Discussion on Urbana police review board grows more intense

By Liam Rinehart

The air was heavy and the words were loaded in the city council chambers Monday night.

In what seemed to be a repeat of last week’s session, the focus of discussion was squarely centered on the proposed Civilian Police Review Board. This time, it is was distinctly more confrontational.

To open up the public input section of the council, Robert Dunn pled with the council to vote down the legislation that would enact the review board. He linked the problems that the board would face with issues facing similar boards across the country. He also predicted a major change in the next election if his words were not taken seriously.

Council member Charlie Smyth countered Dunn’s claims and asked him for further proof.

“What’s the correlation?” Smyth said.

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    Soon after, Esther Patt, an Urbana resident and a major proponent of the proposition, applauded the work of the council and the spirit of the review board.

    “The primary purpose is to bolster the public’s confidence in the police force,” she said.

    She also answered some critics of the plan, saying the majority of rulings made by review boards reflect the initial actions of the police.

    Aaron Ammons, a citizen of Urbana, revisited an issue he and others voiced last week. He asked the council if it had thought more seriously about the exclusion of felons from the board. When his question was met with silence, he claimed that by not allowing felons, the civilian police review board was teetering on the brink of discriminatory.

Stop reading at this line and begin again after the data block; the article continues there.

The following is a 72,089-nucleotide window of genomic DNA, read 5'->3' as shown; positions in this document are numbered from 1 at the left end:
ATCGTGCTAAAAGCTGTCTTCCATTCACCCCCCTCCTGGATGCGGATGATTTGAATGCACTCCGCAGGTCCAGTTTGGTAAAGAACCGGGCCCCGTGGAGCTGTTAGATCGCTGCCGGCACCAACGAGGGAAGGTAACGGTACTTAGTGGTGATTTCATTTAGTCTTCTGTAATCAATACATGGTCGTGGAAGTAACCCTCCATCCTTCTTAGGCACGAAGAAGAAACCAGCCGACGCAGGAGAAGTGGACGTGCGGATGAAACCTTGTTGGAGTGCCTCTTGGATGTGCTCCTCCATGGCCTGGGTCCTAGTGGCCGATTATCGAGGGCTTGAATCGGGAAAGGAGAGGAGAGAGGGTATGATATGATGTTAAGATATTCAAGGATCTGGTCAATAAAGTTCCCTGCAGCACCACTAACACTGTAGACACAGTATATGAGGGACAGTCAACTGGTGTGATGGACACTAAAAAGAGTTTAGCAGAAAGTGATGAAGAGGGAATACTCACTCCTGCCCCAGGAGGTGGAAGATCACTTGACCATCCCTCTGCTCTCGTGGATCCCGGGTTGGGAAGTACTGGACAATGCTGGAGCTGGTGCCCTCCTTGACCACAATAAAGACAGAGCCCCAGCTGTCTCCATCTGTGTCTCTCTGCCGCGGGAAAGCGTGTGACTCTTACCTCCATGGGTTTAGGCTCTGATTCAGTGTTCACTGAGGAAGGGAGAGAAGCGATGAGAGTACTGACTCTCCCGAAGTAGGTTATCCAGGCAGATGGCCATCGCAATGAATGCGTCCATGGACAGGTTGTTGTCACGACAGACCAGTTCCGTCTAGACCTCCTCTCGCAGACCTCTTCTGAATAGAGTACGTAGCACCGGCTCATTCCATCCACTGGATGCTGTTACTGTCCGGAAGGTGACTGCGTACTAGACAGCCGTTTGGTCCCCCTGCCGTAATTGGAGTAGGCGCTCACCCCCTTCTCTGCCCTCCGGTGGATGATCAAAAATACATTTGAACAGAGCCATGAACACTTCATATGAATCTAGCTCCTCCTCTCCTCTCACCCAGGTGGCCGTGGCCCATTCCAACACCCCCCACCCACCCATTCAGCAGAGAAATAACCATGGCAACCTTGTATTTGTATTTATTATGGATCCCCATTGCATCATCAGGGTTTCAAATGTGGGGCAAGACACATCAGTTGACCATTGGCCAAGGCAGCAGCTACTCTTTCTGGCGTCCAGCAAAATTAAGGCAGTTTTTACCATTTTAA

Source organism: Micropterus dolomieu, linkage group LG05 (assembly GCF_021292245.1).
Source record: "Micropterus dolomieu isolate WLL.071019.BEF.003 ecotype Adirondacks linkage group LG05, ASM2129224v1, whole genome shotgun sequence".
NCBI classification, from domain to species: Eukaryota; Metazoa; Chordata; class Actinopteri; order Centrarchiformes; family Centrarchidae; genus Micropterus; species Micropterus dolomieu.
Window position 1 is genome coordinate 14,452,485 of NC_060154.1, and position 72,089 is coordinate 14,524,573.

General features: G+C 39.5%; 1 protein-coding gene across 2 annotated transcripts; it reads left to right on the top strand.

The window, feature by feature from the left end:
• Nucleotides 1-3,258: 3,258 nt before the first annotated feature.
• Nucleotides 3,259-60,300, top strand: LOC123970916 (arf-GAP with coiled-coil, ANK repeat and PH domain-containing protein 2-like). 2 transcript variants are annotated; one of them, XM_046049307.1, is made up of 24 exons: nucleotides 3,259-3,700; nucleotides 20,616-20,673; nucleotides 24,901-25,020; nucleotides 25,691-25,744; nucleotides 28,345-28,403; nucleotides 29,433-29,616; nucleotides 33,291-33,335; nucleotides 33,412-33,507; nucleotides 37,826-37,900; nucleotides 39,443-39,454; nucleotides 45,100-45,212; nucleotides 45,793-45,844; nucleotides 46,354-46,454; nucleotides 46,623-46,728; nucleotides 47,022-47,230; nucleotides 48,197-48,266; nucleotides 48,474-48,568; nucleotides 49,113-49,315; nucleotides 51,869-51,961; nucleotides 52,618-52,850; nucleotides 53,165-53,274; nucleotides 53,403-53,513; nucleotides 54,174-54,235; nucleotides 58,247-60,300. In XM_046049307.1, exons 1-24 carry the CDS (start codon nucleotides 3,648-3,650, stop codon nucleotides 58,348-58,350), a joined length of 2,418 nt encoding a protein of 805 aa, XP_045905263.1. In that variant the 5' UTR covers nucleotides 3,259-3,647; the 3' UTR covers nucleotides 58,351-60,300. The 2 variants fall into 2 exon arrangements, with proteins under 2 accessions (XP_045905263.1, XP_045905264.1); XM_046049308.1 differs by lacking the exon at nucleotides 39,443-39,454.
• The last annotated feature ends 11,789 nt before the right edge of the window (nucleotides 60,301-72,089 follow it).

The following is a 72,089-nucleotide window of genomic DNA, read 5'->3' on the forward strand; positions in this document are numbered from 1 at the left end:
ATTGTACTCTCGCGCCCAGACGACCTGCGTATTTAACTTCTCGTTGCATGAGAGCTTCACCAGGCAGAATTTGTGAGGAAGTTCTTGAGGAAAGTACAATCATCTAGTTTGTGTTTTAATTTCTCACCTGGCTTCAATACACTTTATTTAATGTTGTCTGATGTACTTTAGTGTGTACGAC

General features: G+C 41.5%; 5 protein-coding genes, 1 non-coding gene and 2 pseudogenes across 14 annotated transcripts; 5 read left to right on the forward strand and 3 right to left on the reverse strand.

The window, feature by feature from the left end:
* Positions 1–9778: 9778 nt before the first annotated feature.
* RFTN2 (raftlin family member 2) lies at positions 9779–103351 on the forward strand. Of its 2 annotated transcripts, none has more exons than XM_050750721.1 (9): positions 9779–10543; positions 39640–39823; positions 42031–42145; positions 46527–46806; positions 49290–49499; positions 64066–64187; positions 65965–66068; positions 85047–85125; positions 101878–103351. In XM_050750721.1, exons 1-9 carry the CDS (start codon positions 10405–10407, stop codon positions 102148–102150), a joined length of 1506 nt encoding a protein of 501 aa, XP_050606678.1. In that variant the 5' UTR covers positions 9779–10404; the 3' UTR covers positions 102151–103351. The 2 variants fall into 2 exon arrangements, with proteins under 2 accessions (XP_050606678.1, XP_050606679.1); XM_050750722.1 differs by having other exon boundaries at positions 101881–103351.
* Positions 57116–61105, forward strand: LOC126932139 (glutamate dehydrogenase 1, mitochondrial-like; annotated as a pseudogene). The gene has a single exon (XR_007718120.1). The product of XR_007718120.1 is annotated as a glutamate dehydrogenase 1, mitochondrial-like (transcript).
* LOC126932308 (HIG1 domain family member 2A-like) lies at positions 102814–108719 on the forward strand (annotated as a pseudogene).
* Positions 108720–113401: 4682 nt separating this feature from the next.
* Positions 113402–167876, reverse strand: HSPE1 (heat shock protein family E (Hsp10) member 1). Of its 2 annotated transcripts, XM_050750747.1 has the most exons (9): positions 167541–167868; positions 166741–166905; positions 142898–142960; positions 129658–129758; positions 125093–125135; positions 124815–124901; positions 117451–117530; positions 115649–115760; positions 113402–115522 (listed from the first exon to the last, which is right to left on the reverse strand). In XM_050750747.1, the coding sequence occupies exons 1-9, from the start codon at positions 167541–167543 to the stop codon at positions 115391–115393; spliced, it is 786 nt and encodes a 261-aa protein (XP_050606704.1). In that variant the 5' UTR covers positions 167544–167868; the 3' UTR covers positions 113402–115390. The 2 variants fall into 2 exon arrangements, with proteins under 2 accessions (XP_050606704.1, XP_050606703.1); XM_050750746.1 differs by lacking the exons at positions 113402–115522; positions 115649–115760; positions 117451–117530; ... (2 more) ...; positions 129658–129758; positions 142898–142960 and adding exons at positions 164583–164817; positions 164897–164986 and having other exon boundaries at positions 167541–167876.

Ivan Ruiz, who said he had been involved in a long legal battle with the police, also spoke in favor of the board.

    “This kind of stuff does happen here,” he said.

    Ultimately he believed that if the council did not enact a more powerful review board, all of the work currently being invested into the program would be wasted.

    “If it doesn’t have teeth, it’s a waste of time,” Ruiz said.

    The majority of those that did speak were happy with the work of the police.

    Chris Evans said that many of his interactions proved that the force was professional.

    However, like many others, he was hopeful that such a review board could improve the relationship between the citizens and police.

    “I see the civilian police review board as a way to improve the police department,” he said.